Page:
Sunday, 22 April 2012

Making sense of health information

A couple of people have asked me why I'm interested in patients' sensemaking, and what the problem is with all the health information that's available on the web. Surely there's something for everyone there? Well maybe there is (though it doesn't seem that way), but both our studies of patients' information seeking and personal experience suggest that it's far from straightforward.

Part of the challenge is in getting the language right: finding the right words to describe a set of symptoms can be difficult, and if you get the wrong words then you'll get inappropriate information. And as others have noted, the information available on the internet tends to be biased towards more serious conditions, leading to a rash of cyberchondria. But actually, diagnosis is only a tiny part of the engagement with and use of health information. People have all sorts of questions, such as "should I be worried?" or "how can I change my lifestyle?", and much more individual and personal issues, often not focusing on a single question but on trying to understand an experience, or a situation, or how to manage a condition. For example, there may be general information on migraines available, but any individual needs to relate that generic information to their own experiences, and probably experiment with trigger factors and ways of managing their own migraine attacks, gradually building up a personal understanding over time, using both external resources and individual experiences.

The literature describes sensemaking in different ways that share many common features. Key elements are that people:
  • look for information to address recognised gaps in understanding (and there can be challenges in looking for information and in recognising relevant information when it is found).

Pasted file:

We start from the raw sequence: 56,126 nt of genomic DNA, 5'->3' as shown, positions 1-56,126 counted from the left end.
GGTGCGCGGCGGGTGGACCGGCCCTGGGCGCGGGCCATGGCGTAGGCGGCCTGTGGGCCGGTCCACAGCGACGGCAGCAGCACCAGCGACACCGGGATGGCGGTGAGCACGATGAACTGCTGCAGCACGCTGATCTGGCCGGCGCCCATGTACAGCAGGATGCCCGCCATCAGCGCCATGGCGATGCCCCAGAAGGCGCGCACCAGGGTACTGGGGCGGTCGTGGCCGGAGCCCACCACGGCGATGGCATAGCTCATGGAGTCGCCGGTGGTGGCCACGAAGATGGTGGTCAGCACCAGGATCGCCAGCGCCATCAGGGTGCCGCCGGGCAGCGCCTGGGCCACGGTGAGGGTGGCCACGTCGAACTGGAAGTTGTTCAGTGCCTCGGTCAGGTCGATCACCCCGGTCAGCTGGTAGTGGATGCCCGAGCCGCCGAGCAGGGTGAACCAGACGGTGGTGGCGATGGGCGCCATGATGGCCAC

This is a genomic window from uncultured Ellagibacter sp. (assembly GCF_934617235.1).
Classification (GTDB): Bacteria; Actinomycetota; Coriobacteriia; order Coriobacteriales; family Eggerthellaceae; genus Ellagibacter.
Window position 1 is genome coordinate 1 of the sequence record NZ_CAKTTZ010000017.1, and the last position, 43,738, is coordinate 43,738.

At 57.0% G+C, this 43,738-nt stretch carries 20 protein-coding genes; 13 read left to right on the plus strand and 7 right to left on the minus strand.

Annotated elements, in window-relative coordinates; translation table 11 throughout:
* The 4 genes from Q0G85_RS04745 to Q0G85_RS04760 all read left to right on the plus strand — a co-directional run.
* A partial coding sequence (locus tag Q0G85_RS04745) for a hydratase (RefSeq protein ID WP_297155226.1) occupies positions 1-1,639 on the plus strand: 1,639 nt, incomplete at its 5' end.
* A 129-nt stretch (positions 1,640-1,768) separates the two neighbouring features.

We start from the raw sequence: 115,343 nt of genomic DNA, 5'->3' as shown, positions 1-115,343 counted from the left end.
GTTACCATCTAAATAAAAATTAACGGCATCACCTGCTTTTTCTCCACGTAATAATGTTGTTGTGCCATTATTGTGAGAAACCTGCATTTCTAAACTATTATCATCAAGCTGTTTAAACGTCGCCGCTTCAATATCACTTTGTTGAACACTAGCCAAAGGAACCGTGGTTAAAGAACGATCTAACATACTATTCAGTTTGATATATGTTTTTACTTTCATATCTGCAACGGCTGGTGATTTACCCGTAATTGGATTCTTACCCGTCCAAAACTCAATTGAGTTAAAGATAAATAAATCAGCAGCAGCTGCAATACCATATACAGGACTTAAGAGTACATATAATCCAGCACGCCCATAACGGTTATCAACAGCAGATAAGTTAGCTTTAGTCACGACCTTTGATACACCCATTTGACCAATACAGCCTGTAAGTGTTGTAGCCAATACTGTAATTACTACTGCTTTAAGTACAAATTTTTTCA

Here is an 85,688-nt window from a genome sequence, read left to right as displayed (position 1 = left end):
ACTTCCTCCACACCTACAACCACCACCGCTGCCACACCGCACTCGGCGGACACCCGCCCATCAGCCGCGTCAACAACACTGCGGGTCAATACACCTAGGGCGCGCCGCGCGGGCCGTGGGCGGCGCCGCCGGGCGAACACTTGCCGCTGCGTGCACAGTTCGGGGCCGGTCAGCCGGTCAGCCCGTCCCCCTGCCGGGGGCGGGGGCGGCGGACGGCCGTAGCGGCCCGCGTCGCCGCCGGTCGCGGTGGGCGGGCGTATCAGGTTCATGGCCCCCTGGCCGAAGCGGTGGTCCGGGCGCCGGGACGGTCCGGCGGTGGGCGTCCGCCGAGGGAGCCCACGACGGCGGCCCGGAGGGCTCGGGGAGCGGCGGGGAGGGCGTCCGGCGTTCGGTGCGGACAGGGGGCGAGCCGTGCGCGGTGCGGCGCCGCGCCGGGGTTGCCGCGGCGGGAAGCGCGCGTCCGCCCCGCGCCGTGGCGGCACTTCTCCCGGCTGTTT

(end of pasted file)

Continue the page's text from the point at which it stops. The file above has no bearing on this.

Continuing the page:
• store information (whether in their heads or externally) for both immediate and future reference.
  • integrate new information with their pre-existing understanding (so sensemaking never starts from a blank slate, and if pre-existing understanding is flawed then it may require a radical shift to correct that flawed understanding).
One important element that is often missing from the literature is the importance of interpretation of information: that people need to explicitly interpret information to relate to their own concerns. This is particularly true for subjects where there are professional and lay perspectives, languages and concerns for the same basic topic. Not only do professionals and lay people (clinicians and patients in this case) have different terminology; they also have different concerns, different engagement, different ways of thinking about the topic.

Sensemaking is about changing understanding, so it is highly individual. One challenge in designing any kind of resource that helps people make sense of health information is recognising the variety of audiences for information (prior knowledge, kinds of concerns, etc.) and making it easy for people to find information that is relevant to them, as an individual, right here and now. People will always need to invest effort in learning: I don't think there's any way around that (indeed, I hope there isn't!)... but patients' sensemaking seems particularly interesting because we're all patients sometimes, and because making sense of our health is important, but could surely be easier than it seems to be right now.

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